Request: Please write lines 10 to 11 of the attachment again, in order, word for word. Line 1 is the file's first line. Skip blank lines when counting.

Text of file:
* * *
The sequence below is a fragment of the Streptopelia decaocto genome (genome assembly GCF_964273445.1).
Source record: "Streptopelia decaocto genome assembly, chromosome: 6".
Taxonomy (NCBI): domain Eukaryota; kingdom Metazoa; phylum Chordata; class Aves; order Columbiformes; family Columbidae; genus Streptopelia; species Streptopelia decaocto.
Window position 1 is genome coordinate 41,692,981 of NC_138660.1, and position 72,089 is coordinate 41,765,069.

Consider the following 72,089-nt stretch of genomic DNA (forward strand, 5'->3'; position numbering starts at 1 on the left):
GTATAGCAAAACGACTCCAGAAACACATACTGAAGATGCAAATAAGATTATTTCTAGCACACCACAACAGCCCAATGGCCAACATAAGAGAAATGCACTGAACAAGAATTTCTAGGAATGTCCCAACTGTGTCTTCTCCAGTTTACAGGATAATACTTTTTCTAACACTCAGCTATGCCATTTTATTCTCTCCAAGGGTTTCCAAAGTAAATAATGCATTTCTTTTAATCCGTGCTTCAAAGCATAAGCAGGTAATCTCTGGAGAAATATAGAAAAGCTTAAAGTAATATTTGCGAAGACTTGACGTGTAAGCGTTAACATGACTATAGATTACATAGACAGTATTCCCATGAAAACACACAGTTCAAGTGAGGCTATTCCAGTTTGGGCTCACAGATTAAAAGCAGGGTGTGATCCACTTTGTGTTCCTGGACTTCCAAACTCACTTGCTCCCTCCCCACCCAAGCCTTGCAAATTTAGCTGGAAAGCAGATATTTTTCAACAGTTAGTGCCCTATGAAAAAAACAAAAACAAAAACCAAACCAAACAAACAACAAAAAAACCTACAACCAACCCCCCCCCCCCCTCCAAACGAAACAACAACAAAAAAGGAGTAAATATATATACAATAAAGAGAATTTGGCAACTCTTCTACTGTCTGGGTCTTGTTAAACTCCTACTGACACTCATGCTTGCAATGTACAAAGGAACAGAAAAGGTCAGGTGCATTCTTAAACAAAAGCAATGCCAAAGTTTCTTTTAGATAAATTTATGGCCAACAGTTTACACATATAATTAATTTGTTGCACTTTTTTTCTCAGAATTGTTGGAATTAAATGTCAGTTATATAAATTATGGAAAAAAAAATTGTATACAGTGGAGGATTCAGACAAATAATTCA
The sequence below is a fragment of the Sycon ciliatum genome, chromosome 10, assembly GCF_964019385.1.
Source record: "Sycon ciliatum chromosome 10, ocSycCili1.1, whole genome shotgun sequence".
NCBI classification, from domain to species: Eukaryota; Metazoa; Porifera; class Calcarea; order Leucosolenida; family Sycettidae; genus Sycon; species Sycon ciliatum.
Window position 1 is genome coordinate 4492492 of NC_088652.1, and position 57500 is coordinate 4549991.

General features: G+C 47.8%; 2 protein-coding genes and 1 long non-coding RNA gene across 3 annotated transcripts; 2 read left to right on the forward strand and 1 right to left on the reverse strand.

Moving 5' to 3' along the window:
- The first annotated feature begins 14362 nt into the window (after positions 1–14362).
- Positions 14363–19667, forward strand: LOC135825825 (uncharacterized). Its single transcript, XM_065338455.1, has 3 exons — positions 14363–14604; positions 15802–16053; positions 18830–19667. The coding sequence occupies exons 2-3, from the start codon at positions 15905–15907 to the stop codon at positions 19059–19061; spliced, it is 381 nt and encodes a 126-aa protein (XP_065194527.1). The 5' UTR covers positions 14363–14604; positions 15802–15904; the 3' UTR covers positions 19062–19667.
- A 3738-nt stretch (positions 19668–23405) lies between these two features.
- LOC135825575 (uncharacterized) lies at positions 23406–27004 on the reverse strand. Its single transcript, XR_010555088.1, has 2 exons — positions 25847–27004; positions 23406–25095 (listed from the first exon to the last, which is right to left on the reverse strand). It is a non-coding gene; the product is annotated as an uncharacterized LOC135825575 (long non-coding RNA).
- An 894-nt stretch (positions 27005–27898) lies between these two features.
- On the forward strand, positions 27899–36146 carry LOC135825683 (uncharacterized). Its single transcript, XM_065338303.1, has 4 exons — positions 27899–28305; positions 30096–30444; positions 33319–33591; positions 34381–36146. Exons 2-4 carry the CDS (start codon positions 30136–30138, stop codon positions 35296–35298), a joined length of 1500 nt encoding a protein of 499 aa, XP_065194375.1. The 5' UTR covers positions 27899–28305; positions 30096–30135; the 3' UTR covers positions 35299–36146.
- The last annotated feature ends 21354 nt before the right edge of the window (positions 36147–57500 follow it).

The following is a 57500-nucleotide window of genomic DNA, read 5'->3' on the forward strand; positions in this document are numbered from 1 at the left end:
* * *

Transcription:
Window position 1 is genome coordinate 4492492 of NC_088652.1, and position 57500 is coordinate 4549991.

General features: G+C 47.8%; 2 protein-coding genes and 1 long non-coding RNA gene across 3 annotated transcripts; 2 read left to right on the forward strand and 1 right to left on the reverse strand.